Awareness in the classroom
The US Centers for Disease Control and Prevention (CDC) estimates that one in 88 children in the United States has been identified as having an autism spectrum disorder, which means that a teacher there will likely meet at least one ASD child in a three-year period. Dr Attwood says the formative years set the foundation for success. “Choose the teacher and not the school. If the teacher is not empathetic to your child, there is an increased likelihood that he will be bullied by his peers.”
Dr Attwood suggests raising awareness of autism and Asperger’s syndrome at school by incorporating literature about AS into the curriculum. Books such as The Curious Incident of the Dog in the Night-time; All Cats Have Asperger Syndrome; and My Brother is Different provide a glimpse into an AS child’s world.
Explain to kids the advantages of having AS, and their unique talent to think in patterns and pictures. Show them examples of the fascinating artwork of Stephen Wiltshire or the musical talent of Derek Paravicini. As autism advocate Temple Grandin famously said, “The really social people did not invent the first stone spear. It was probably invented by an Aspie who chipped away at rocks while the other people socialised around the campfire. Without autism traits we might still be living in caves.”
Dr Attwood also recommends experiential role-playing, where classmates try to understand what it is like to be someone who has AS. For example, act out a situation where you’re doing your homework, Skyping a friend and your mum is trying to have a conversation with you, and ask students to explain how it would feel to have the same sensory overload most of the time. Helping neuro-typical children recognise these differences helps them understand their AS peers better.
The real world
While you might be daunted by a diagnosis of Asperger’s in your child, there’s no reason to lose hope. Your child, like any child, will grow and develop in his own way. And an AS diagnosis is no reason to fear that your child will fail to achieve a successful career and fulfilling life.
“A person with Asperger’s syndrome or autism has to compensate for poor social skills by making themselves so good in a specialised field that individuals will be willing to ‘buy’ their skill even though social skills are poor,” wrote Temple Grandin, in a response published on the Autism Research Institute site in 1999. “Choose jobs that put low demands on short-term working memory (cashier, market trader, air traffic controller) and utilise an excellent long-term memory (computer programming, quality control, accounting).”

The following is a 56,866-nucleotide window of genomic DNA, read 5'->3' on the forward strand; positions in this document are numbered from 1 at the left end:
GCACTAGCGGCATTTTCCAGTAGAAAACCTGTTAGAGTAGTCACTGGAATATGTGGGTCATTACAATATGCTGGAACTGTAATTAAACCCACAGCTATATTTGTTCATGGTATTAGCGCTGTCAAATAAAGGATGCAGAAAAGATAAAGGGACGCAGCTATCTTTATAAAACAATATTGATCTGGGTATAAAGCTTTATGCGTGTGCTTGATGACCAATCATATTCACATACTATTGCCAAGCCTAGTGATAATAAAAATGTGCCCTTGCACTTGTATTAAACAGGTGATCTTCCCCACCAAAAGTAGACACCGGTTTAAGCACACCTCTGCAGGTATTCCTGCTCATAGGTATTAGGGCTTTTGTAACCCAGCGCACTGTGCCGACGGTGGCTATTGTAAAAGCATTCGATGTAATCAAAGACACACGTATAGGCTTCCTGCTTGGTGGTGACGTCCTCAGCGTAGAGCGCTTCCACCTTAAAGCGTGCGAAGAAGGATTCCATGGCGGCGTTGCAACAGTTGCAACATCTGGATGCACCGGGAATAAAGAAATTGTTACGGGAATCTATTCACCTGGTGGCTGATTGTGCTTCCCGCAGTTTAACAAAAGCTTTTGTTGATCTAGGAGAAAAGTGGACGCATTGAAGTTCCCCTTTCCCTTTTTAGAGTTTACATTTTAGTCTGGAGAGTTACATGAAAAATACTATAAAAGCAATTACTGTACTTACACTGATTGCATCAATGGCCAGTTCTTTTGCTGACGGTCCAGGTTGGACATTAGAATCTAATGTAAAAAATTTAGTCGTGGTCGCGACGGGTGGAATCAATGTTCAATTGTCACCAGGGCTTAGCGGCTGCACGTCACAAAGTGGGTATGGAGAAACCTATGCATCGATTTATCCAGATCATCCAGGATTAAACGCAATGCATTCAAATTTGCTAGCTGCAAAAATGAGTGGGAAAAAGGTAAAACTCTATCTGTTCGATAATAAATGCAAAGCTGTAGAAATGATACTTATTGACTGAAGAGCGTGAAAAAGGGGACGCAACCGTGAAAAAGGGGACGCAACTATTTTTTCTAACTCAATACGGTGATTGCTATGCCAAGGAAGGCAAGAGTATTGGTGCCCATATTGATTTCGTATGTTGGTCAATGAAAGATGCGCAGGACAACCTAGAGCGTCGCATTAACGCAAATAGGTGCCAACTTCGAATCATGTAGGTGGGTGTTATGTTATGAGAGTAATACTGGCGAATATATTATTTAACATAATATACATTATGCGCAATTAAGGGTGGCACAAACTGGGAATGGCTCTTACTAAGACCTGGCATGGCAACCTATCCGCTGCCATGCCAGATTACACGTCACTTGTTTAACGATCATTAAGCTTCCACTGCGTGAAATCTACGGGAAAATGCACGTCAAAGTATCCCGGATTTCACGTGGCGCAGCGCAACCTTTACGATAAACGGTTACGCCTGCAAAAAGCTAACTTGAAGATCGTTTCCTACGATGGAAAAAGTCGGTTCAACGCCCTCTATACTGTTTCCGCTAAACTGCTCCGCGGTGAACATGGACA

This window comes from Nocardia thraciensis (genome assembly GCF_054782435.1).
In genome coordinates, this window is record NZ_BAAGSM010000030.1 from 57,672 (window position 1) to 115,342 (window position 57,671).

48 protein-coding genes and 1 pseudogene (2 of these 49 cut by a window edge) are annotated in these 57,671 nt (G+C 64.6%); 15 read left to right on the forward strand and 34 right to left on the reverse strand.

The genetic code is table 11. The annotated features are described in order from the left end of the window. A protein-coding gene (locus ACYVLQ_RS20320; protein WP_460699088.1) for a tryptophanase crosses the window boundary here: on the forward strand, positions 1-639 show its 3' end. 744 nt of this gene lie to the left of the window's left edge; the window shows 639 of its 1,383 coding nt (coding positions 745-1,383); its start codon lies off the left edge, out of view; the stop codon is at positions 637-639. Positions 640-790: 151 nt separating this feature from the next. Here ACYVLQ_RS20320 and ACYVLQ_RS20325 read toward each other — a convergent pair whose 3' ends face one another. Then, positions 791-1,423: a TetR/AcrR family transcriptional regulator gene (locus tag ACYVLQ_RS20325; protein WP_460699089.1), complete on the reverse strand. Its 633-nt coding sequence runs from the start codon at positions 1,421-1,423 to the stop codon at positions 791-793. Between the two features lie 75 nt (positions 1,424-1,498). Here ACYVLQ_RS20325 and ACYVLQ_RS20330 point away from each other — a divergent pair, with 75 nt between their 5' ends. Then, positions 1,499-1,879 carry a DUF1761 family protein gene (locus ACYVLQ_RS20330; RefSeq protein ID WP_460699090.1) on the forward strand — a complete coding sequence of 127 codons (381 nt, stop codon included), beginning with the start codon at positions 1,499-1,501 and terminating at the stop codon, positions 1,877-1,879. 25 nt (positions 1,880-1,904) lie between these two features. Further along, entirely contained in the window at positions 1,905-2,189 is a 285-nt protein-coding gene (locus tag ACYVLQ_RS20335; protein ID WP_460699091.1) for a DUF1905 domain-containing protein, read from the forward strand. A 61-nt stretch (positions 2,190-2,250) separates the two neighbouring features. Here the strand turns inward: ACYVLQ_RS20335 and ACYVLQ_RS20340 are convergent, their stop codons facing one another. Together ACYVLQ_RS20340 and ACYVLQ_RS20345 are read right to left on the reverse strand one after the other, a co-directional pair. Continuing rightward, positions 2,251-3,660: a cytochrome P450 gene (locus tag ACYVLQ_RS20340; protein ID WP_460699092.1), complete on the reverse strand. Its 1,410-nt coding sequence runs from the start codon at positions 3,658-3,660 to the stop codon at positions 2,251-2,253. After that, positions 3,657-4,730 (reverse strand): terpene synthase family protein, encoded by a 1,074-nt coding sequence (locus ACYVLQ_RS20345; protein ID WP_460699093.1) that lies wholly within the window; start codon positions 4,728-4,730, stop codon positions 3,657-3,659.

George, the marine biologist, was happiest when he spent time in the Maldives researching and cataloguing marine life for a local lab, but shunned the pressure and responsibility of guiding guests in underwater dives. He adds, “It’s important to funnel your interest into something you are happy with, but take the time to understand its application in the real world.”
Whether your child has AS or not, you play an important role in coaching and encouraging him. While he might not follow in every one of your footsteps, your child with AS can achieve great things, in his own way.
Relationships and sexuality
Despite the difficulties AS adolescents encounter in communicating and interacting socially, and their emotional maturity being behind their peer group, their interest in sexuality is similar to adolescents their own age. People with Asperger’s understand the theoretical need for a prom date and the desire for sex, but they don’t understand the love or intimacy needed to sustain a relationship.
“Parents need to give a detailed and concrete description of sexual acts and intimate areas. By ignoring the discussion, we make them vulnerable to abuse or displays of inappropriate sexual behaviour. Since they can’t read facial cues or understand intentions, they can be easy victims of date rape or cyber-predators,” says Dr Isabelle Hénault, author of Asperger’s Syndrome and Sexuality. She adds, “Adolescents with ASD process information literally, making online pornography the perfect trap. It sets inaccurate guidelines for consensual sex or protection during intercourse.”
Flirting and dating are particularly complicated, with masked cues that leave them frustrated. Dr Hénault works with adolescents to identify the qualities of a healthy relationship and to recognise and prevent abusive or dangerous ones. She suggests role-playing so as to decode body language and social cues they may encounter in real-life situations.
Check out these organisations in Hong Kong that offer support to families dealing with autism spectrum disorders:www.autismchildren.org.hk
www.autismpartnership.com.hk *Names have been changed to protect the privacy of the individuals interviewed for this feature.